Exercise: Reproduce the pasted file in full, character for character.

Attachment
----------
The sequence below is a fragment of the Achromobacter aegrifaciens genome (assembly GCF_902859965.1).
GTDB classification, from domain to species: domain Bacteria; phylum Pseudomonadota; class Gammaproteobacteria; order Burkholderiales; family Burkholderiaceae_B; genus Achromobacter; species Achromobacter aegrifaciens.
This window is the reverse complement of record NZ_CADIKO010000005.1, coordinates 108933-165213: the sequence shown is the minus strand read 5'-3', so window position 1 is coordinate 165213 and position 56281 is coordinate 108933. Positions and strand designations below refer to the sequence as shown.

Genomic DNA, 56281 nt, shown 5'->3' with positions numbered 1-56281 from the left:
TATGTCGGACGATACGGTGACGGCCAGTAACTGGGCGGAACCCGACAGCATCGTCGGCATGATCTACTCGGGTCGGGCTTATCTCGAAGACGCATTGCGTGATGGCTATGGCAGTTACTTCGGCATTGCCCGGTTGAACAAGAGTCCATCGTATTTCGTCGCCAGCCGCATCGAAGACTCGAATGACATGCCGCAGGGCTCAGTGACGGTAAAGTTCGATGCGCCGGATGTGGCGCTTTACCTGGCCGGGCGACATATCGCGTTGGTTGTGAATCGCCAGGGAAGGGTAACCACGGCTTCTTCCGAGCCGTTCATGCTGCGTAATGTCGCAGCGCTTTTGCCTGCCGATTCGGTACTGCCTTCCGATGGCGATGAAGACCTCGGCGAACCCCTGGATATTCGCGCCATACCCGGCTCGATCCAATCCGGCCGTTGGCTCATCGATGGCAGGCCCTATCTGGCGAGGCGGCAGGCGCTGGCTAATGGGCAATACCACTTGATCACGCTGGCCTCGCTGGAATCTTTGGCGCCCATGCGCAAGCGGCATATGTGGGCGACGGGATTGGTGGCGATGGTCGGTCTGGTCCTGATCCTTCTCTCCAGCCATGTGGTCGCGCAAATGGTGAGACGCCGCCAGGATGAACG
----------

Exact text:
The sequence below is a fragment of the Achromobacter aegrifaciens genome (assembly GCF_902859965.1).
GTDB classification, from domain to species: domain Bacteria; phylum Pseudomonadota; class Gammaproteobacteria; order Burkholderiales; family Burkholderiaceae_B; genus Achromobacter; species Achromobacter aegrifaciens.
This window is the reverse complement of record NZ_CADIKO010000005.1, coordinates 108933-165213: the sequence shown is the minus strand read 5'-3', so window position 1 is coordinate 165213 and position 56281 is coordinate 108933. Positions and strand designations below refer to the sequence as shown.

Genomic DNA, 56281 nt, shown 5'->3' with positions numbered 1-56281 from the left:
TATGTCGGACGATACGGTGACGGCCAGTAACTGGGCGGAACCCGACAGCATCGTCGGCATGATCTACTCGGGTCGGGCTTATCTCGAAGACGCATTGCGTGATGGCTATGGCAGTTACTTCGGCATTGCCCGGTTGAACAAGAGTCCATCGTATTTCGTCGCCAGCCGCATCGAAGACTCGAATGACATGCCGCAGGGCTCAGTGACGGTAAAGTTCGATGCGCCGGATGTGGCGCTTTACCTGGCCGGGCGACATATCGCGTTGGTTGTGAATCGCCAGGGAAGGGTAACCACGGCTTCTTCCGAGCCGTTCATGCTGCGTAATGTCGCAGCGCTTTTGCCTGCCGATTCGGTACTGCCTTCCGATGGCGATGAAGACCTCGGCGAACCCCTGGATATTCGCGCCATACCCGGCTCGATCCAATCCGGCCGTTGGCTCATCGATGGCAGGCCCTATCTGGCGAGGCGGCAGGCGCTGGCTAATGGGCAATACCACTTGATCACGCTGGCCTCGCTGGAATCTTTGGCGCCCATGCGCAAGCGGCATATGTGGGCGACGGGATTGGTGGCGATGGTCGGTCTGGTCCTGATCCTTCTCTCCAGCCATGTGGTCGCGCAAATGGTGAGACGCCGCCAGGATGAACG